Date: Mon, 20 Jul 1998 21:24:56 -0500 (CDT) From: dfikar at flash.net Subject: Cold break removal >Steve Alexander writes: >Removing cold break is widely held to produce beers with cleaner >flavor. I certainly agree with this. Is this really true? I don't make any special effort to remove the cold break other than using a SS pot scrubber in the bottom of by brew kettle to filter the hops and some break while pumping the wort to my fermenter. In the competitions I've entered I usually score better with the kind of beers you'd think would be most affected by off flavors - i.e. pilsners, alts, etc. I know that a fair amount of cold break gets into the primary. What gives? Why don't the judges score my darker ales better than the lighter beers mentioned above if cold break is interfering with the cleanness of my beers? Dean Fikar Return to table of contents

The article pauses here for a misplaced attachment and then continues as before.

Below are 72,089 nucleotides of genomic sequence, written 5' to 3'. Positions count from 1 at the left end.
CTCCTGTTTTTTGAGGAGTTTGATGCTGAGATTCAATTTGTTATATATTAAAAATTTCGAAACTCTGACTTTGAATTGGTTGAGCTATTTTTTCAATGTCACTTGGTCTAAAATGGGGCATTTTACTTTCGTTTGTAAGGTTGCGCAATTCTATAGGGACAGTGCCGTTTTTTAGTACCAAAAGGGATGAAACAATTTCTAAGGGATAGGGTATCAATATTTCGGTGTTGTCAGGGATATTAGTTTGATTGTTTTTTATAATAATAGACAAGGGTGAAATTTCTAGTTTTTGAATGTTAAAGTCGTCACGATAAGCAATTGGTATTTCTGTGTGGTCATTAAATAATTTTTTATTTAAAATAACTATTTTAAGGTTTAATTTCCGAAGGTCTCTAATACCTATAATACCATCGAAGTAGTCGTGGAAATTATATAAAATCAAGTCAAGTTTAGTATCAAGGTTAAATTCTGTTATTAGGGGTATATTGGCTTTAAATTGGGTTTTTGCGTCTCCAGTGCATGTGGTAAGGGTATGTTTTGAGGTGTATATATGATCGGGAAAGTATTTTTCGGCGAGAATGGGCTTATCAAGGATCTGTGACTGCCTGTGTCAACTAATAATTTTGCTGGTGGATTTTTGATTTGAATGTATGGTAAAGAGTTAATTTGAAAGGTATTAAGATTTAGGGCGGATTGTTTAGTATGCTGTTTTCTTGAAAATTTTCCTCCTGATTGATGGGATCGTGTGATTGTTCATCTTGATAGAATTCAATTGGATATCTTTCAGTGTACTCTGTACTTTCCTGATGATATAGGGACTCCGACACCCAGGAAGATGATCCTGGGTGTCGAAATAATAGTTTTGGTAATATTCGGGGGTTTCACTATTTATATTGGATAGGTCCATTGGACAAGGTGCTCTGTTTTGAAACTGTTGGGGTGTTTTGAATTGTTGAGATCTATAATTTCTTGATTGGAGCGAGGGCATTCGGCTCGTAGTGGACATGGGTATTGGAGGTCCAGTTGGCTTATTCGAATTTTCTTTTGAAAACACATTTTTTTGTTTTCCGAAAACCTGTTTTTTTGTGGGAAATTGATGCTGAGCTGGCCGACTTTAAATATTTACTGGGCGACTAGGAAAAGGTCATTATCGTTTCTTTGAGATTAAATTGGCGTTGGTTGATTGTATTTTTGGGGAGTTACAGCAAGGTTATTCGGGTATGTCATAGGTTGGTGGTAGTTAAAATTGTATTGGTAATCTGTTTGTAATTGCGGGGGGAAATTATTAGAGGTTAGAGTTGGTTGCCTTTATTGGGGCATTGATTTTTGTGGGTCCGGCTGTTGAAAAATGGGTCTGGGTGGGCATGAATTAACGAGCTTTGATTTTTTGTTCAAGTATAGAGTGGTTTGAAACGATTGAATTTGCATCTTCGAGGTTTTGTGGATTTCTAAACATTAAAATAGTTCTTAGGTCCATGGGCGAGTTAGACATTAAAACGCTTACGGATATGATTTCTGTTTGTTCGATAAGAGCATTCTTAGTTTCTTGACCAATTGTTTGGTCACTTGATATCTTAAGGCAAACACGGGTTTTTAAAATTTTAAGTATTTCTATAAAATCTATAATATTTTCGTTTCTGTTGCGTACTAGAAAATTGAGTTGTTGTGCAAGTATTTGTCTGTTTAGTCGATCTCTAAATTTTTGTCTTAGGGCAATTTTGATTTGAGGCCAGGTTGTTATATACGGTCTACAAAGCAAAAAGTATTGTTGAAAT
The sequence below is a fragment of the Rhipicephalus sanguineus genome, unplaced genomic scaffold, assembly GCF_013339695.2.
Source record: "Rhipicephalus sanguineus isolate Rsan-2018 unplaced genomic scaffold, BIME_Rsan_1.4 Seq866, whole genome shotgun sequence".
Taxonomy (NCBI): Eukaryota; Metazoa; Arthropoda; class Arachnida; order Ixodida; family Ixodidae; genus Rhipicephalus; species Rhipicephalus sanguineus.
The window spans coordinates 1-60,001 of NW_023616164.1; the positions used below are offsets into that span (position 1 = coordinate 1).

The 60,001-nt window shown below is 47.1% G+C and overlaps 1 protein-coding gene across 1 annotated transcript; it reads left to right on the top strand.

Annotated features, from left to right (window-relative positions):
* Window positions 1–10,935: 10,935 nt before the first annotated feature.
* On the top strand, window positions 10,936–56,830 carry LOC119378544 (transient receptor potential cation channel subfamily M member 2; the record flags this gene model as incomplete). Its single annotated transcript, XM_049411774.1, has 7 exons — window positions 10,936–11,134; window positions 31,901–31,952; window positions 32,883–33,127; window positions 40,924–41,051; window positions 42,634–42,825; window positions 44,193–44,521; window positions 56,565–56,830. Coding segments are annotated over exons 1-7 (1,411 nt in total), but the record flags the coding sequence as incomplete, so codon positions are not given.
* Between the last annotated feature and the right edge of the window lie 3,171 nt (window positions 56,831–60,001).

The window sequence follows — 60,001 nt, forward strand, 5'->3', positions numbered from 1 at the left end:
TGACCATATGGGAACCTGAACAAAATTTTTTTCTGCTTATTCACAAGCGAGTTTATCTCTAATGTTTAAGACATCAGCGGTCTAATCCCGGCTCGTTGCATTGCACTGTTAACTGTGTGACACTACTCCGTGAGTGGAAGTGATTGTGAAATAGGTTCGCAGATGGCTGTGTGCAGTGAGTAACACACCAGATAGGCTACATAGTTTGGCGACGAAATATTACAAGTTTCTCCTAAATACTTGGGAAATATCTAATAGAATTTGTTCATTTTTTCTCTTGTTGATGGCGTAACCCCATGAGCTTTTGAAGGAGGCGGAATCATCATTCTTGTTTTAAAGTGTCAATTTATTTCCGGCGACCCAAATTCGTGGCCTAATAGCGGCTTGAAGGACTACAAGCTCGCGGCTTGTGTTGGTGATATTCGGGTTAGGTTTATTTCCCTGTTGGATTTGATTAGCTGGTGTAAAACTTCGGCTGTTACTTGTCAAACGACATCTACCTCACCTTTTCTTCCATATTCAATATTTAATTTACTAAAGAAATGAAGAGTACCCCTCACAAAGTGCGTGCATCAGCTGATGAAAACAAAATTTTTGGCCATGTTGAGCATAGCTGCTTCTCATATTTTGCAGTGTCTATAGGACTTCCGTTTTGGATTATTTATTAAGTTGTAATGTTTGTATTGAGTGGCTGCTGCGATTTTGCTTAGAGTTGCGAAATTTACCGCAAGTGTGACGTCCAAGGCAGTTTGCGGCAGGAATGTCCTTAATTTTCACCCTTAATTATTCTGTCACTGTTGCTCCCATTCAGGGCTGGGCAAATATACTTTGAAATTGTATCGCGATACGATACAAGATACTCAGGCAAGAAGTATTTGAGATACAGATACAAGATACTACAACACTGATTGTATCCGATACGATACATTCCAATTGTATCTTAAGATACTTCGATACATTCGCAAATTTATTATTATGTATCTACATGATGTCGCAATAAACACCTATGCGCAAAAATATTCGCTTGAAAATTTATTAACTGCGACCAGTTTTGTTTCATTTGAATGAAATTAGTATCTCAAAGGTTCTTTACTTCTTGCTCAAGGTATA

Date: Mon, 20 Jul 1998 21:40:25 +0000 From: philgro at swcp.com Subject: chlorine attacking stainless(not) I've been lurking awhile,but was finally moved to post. I've been a professional winemaker for 10 years,and a homebrewer for longer (though more sporadicly). I've noticed lots of posts by people who are afraid to use chlorine on stainless steel,and many of the homebrew suppliers seem to perpetuate this.My local supplier even said he would never use chlorine in minikegs (which as most of you know,aren't even naked metal!).One post yesterday said someone was afraid to soak a corny in chloraminated tap water!(Sorry-don't mean to ridicule you) I'm here to tell you:quit worrying about it!!I might be concerned about that sintered airstone in pure Chlorox, but your brew kettle or corny?! I soak fittings overnight all the time at work,in a pretty strong solution of swimming pool chlorine.I've soaked beer kegs dozens of time for several days.Are they pitted?Full of holes? Hell no!Even when the granulated Ca-hypochlorite doesn't quite dissolve and little chunks just sit there on the bottom. Though it may be a fact that chlorine CAN attack stainless,in real life,it ain't worth worrying about,especially if were just talking about an oz or 2 of bleach. Just make sure you rinse it off well before your wort or beer goes in/on it!! Return to table of contents